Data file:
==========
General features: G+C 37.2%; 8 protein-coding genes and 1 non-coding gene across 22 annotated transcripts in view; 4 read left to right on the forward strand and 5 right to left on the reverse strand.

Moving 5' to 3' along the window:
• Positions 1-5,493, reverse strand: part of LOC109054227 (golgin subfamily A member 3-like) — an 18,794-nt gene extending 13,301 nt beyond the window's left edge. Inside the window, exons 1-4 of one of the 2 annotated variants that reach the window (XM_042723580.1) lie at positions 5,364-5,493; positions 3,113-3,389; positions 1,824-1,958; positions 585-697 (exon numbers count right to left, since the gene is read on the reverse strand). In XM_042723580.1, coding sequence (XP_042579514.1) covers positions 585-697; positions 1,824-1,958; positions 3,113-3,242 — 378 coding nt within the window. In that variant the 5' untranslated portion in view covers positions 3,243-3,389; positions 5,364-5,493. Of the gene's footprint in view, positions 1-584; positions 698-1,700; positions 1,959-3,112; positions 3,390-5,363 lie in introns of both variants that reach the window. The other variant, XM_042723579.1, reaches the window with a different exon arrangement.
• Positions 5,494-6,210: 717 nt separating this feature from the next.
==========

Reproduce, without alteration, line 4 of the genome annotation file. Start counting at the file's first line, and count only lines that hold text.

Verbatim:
• Positions 5,494-6,210: 717 nt separating this feature from the next.